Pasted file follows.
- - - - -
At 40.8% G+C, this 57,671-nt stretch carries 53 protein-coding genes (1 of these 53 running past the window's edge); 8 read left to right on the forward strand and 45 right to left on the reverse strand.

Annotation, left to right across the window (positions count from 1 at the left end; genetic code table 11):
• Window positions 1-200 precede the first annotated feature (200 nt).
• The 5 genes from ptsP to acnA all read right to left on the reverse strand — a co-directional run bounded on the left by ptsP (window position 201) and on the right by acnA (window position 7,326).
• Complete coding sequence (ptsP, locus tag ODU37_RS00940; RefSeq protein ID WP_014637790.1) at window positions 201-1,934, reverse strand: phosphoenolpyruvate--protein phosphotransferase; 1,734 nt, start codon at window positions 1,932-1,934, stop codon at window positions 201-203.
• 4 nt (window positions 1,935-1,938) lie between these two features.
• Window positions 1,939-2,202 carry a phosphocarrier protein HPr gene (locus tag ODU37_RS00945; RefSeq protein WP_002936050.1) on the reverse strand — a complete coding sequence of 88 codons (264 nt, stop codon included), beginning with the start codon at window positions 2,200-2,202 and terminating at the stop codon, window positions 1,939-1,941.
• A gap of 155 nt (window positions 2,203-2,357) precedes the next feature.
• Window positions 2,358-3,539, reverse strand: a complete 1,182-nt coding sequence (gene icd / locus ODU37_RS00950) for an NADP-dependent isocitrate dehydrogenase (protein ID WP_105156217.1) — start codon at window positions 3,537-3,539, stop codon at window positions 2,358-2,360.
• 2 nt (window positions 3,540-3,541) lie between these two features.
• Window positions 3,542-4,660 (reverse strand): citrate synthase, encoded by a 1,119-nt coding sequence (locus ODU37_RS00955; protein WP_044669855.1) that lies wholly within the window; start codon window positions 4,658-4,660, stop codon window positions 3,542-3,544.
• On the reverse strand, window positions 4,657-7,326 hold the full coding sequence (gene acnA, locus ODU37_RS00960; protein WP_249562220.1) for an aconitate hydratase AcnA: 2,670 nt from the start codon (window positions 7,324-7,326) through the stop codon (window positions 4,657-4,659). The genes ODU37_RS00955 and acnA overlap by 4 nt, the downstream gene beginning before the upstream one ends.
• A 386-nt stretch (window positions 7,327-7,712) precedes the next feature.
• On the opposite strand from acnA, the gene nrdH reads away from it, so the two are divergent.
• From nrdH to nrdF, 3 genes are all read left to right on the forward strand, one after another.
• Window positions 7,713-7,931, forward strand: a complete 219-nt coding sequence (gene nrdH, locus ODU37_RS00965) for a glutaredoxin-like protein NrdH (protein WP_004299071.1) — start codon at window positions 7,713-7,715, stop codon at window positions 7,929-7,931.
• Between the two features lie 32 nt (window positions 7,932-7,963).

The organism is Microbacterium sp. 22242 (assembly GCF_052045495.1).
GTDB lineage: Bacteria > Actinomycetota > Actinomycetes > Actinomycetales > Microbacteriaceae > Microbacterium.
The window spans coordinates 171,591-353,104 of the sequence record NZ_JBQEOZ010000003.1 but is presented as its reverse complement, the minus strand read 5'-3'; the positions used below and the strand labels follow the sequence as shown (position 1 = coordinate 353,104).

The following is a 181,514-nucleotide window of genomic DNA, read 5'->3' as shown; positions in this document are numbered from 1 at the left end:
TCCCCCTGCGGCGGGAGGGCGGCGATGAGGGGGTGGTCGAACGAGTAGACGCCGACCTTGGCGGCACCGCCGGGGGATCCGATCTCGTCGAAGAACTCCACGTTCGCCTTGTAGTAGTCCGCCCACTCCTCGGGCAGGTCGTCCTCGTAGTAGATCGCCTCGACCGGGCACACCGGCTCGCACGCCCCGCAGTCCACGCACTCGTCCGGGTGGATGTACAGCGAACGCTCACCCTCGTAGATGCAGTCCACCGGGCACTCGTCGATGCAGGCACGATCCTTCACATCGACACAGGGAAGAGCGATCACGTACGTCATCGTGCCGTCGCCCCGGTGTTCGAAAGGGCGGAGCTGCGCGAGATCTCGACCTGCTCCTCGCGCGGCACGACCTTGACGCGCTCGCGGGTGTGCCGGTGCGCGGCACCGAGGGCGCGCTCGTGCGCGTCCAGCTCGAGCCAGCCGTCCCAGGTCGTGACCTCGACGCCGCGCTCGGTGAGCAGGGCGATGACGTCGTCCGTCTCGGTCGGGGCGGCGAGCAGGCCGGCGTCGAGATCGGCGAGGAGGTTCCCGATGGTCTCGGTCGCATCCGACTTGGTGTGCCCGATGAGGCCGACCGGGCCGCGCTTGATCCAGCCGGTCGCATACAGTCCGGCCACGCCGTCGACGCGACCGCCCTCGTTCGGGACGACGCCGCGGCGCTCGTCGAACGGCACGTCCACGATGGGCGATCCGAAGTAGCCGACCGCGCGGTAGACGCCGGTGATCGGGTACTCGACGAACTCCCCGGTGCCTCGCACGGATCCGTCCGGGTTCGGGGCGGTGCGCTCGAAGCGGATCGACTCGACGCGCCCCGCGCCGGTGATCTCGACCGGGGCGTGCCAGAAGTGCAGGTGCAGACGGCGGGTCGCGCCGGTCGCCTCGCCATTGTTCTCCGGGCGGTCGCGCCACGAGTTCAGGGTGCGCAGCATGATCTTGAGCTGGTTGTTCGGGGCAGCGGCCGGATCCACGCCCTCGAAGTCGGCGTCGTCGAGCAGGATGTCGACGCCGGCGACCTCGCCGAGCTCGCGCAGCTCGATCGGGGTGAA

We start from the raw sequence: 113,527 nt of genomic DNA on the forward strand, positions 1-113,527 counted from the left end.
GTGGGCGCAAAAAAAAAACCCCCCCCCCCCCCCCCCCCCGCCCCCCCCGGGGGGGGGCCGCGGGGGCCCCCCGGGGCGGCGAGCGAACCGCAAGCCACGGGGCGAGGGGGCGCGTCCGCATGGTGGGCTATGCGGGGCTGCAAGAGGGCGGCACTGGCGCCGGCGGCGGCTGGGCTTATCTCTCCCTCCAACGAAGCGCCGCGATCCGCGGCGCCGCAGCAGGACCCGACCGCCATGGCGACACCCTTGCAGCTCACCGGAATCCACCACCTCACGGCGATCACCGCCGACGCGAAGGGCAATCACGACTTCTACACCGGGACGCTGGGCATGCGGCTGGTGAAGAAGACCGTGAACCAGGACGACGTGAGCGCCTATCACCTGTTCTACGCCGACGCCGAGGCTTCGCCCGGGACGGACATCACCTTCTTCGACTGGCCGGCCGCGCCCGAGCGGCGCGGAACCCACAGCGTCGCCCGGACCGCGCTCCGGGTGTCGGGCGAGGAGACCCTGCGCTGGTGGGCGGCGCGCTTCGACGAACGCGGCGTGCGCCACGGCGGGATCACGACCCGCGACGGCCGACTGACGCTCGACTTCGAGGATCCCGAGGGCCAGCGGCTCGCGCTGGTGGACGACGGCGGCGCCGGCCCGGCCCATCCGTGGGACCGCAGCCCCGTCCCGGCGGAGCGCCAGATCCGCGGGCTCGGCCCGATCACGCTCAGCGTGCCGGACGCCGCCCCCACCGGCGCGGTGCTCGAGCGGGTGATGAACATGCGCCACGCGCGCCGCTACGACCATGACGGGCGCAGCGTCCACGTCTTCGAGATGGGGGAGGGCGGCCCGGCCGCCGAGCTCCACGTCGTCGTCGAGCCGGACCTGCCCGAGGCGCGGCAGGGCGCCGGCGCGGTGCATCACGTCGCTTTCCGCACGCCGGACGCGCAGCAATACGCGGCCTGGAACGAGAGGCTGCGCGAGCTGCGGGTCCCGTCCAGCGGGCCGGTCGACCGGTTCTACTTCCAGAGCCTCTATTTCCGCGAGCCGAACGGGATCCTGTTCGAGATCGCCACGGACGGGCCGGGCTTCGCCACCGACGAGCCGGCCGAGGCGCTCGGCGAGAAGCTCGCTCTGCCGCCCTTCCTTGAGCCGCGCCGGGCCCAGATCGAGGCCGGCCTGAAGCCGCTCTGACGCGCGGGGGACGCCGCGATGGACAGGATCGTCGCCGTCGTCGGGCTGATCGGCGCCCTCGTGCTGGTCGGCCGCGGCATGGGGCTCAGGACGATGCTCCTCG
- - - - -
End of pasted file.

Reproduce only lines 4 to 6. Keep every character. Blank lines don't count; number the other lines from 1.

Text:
• The 5 genes from ptsP to acnA all read right to left on the reverse strand — a co-directional run bounded on the left by ptsP (window position 201) and on the right by acnA (window position 7,326).
• Complete coding sequence (ptsP, locus tag ODU37_RS00940; RefSeq protein ID WP_014637790.1) at window positions 201-1,934, reverse strand: phosphoenolpyruvate--protein phosphotransferase; 1,734 nt, start codon at window positions 1,932-1,934, stop codon at window positions 201-203.
• 4 nt (window positions 1,935-1,938) lie between these two features.